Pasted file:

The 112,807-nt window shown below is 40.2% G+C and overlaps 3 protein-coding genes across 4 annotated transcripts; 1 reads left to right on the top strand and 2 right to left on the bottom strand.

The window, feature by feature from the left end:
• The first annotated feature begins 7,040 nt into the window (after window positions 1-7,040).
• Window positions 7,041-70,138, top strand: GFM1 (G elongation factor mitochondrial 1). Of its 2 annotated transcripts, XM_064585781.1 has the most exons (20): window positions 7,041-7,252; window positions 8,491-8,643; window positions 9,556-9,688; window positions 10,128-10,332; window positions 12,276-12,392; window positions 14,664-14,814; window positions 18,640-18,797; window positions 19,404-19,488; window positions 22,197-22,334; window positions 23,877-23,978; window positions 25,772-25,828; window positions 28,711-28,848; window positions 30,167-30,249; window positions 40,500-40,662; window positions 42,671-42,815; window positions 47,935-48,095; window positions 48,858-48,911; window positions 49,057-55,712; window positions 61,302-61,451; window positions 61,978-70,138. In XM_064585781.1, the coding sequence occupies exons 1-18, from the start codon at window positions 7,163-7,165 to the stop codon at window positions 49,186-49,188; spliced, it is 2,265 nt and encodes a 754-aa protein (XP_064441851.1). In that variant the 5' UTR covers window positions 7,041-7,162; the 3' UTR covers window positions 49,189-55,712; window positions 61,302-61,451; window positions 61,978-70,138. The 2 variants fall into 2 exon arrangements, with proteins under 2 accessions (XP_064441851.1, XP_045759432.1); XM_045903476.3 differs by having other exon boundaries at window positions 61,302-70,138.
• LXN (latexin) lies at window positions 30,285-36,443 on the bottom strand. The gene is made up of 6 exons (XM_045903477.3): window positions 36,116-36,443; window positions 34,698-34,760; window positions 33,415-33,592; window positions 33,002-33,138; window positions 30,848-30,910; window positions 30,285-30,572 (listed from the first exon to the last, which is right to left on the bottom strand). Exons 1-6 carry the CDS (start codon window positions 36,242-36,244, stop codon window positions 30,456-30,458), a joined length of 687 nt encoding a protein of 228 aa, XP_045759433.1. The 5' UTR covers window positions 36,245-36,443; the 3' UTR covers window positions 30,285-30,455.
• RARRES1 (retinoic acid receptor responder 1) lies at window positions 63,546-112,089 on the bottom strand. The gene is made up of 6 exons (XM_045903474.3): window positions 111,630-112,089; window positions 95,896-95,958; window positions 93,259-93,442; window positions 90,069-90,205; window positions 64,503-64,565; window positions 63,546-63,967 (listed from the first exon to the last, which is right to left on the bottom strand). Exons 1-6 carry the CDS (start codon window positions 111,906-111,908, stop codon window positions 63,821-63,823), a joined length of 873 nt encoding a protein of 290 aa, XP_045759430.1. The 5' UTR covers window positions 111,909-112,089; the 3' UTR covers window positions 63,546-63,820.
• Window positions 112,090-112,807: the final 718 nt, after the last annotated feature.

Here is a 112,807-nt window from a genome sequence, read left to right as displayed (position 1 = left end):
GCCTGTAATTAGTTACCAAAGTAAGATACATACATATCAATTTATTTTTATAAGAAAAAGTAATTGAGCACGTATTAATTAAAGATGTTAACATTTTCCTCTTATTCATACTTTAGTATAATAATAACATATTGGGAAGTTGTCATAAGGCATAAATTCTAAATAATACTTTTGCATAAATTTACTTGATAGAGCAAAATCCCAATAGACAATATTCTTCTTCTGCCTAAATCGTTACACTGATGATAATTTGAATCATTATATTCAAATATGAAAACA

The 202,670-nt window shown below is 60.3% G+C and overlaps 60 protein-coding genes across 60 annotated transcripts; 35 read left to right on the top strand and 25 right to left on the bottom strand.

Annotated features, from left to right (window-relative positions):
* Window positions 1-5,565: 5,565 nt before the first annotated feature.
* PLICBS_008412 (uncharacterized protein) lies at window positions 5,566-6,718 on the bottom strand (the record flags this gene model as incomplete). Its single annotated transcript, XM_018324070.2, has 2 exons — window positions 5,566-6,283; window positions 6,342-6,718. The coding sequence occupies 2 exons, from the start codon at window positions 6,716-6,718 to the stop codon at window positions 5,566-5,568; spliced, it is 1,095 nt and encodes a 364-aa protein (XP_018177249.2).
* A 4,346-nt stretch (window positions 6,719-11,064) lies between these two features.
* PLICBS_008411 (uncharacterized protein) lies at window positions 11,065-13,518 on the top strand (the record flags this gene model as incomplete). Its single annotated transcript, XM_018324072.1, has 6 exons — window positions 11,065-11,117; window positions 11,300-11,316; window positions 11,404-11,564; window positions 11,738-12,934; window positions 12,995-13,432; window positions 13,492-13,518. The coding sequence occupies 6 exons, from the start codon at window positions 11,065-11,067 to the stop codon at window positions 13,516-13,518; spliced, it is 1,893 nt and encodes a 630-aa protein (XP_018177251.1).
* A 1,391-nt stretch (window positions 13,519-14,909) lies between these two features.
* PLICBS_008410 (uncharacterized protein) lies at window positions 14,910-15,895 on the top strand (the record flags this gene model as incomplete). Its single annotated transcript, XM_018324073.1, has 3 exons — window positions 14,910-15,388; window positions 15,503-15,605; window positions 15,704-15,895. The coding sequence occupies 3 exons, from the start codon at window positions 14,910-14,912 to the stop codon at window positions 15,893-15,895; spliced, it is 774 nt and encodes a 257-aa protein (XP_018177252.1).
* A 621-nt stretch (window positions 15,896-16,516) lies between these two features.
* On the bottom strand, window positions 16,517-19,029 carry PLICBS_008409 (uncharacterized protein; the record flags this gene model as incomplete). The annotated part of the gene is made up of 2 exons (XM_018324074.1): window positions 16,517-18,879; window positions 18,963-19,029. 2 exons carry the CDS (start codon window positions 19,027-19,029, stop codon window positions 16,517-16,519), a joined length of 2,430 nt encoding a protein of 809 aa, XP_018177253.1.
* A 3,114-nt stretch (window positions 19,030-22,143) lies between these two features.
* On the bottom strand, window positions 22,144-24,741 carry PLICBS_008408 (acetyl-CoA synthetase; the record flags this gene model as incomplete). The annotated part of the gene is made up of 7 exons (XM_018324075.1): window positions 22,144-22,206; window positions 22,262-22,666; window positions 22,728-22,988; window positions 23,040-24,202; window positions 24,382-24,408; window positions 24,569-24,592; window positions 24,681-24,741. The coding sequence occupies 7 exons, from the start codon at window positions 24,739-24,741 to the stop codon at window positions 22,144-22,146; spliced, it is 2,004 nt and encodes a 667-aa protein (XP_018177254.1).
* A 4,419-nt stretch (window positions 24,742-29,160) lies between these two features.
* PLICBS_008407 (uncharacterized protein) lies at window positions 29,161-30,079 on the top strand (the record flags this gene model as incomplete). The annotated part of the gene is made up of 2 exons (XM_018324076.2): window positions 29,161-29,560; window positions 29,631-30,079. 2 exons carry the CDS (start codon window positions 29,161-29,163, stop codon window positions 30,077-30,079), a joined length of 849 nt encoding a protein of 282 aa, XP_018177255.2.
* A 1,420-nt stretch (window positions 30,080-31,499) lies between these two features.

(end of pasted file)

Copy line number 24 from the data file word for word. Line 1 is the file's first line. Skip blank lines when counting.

* A 1,420-nt stretch (window positions 30,080-31,499) lies between these two features.